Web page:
### IntegerQuality

This is a derived type of QualityDefinition that displays the quality value by rounding it down to the nearest integer. This is ideal for most numeric statistics.

### NonZeroIntegerQuality

This is a derived type of IntegerQuality that only displays its value when it is non-zero. If it is non-zero then it formats in the same way as IntegerQuality. Whereas IntegerQuality whould show zero values as '0', this type of quality displays nothing.

### NumericQuality

This is a derived type of QualityDefinition that displays the quality value directly, as a full floating point value.

### WordScaleQuality

Sometimes you want qualities displayed in words rather than numbers. This is a derived type of QualityDefinition that allows you to define words corresponding to possible quality values.

#### new WordScaleQuality(title, words, options)

The title parameter is exactly as for QualityDefinition.

The words parameter determines what words will be used. It should be an array of strings. By default the first string will be used to represent a value of zero (after rounding down), and the second string a value of 1, and so on to the end of the array. Values outside the array are treated differently depending on the value of useBonuses in the options parameter.

The options parameter supports the same three options as QualityDefinition. It also takes the following additional parameters:

• offset: With offset=0 (the default), a quantity value of 0 will map to the first word, and so on. If offset is non-zero then the value given will correspond to the first word in the list. So if offset=4, then the first word in the list will be used for value=4, the second for value=5. You can specify a non-integer offset value, in this case the offset is applied before the value is rounded down.

• useBonuses: If this is true (the default), then values outside the range of words will be constructed from the word and a numeric bonus. So with offset=0 and five words, the last of which is 'amazing', a score of six would give 'amazing+1'. if this is false, then the bonus would be omitted, so anything beyond 'amazing' is still 'amazing'.

### FudgeAdjectivesQuality

This is a derived type of WordScaleQuality that doesn't require you to specify the words you wish to use. It uses the word scale from the Fudge RPG: "terrible", "poor", "mediocre", "fair", "good", "great" and "superb".

#### new FudgeAdjectivesQuality(title, options)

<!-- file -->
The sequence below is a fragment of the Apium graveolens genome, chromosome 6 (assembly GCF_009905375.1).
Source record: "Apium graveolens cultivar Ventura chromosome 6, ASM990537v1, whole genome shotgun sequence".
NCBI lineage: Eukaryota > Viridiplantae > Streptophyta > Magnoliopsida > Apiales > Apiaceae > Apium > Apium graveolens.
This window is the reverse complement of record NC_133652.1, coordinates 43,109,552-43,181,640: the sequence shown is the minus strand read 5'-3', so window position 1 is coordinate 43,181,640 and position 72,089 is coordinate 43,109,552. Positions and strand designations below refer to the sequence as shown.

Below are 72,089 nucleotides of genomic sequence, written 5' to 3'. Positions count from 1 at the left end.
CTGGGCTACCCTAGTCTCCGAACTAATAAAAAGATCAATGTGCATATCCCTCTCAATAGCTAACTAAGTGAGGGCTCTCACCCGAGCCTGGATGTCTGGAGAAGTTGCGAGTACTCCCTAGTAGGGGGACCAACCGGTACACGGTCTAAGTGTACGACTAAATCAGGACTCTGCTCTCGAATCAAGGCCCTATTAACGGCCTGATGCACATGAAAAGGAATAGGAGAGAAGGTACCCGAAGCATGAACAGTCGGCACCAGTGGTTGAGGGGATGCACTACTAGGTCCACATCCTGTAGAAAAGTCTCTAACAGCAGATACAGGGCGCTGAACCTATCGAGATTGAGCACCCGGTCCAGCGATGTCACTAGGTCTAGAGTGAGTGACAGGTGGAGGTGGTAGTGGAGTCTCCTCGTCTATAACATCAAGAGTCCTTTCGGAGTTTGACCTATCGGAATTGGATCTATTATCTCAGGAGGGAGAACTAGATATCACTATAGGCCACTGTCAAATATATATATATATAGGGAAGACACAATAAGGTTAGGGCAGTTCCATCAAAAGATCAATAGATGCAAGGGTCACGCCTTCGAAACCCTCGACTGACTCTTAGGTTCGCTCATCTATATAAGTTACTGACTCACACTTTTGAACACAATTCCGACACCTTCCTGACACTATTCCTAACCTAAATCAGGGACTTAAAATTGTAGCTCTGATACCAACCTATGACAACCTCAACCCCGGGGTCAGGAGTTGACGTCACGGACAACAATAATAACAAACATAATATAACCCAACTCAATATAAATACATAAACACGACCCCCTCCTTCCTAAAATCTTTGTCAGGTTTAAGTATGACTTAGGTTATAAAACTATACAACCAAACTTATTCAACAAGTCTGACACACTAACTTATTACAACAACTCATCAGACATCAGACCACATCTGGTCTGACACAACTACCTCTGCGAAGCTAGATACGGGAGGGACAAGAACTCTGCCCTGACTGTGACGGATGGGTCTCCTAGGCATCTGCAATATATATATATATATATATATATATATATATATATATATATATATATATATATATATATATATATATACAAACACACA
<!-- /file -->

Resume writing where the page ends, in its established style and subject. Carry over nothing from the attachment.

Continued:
The parameters title and options are as for the WordScaleQuality constructor. The offset option defaults to -3, however (in WordScaleQuality it defaults to 0), making "fair" the display value for 0.

### OnOffQuality

An OnOffQuality returns null from its format method (i.e. removes itself from the character panel) when the corresponding quality value is zero. Otherwise it returns the empty string (i.e. it is shown in the panel, but doesn't have a value label). See QualityDisplay.format above for more details on this distinction.

#### new OnOffQuality(title, options)

The constructor for this type is the same as for QualityDefinition from which it is derived. It accepts one extra option:

• onDisplay: If given, then rather than displaying the empty string, it displays the given string when its corresponding value is non-zero. This can be used to display a check-mark, for example ({onDisplay:"&#10003;"}), or even a HTML img tag.

### YesNoQuality

A YesNoQuality displays one of two strings depending whether its value is zero or not.

#### new YesNoQuality(title, options)

The constructor for this type is the same as for QualityDefinition from which it is derived. It accepts two extra options:

• yesDisplay, noDisplay: Either or both of these may be given. If they are given, then they should be set to a string, which will be used to indicate non-zero or zero values, respectively. By default "yes" and "no" are used.

## QualityGroup

A quality group defines a set of qualities that should be displayed together in the character panel, under an optional subheading. You could use quality groups to distinguish between qualities representing a character's innate abilities and their equipment, for example.

You define your quality groups in your undum.game.qualityGroups property.

#### new QualityGroup(title, options)

Constructs a new quality group that will have the given title for a subheading. The title may be null, indicating that this group does not need a heading.

The options parameter should be an object with the given optional parameters:

• priority: A string used to sort quality groups. When the system displays more than one quality group, they will be sorted by this string. If you don't give a priority, then the title will be used, so you'll get alphabetic order. Normally you either don't give a priority, or else use a priority string containing 0-padded numbers (e.g. "00001").

• extraClasses: These classes will be attached to the <div> tag that surrounds the entire quality group when it is displayed. You can use this in addition to your CSS to radically change the way certain qualities are displayed.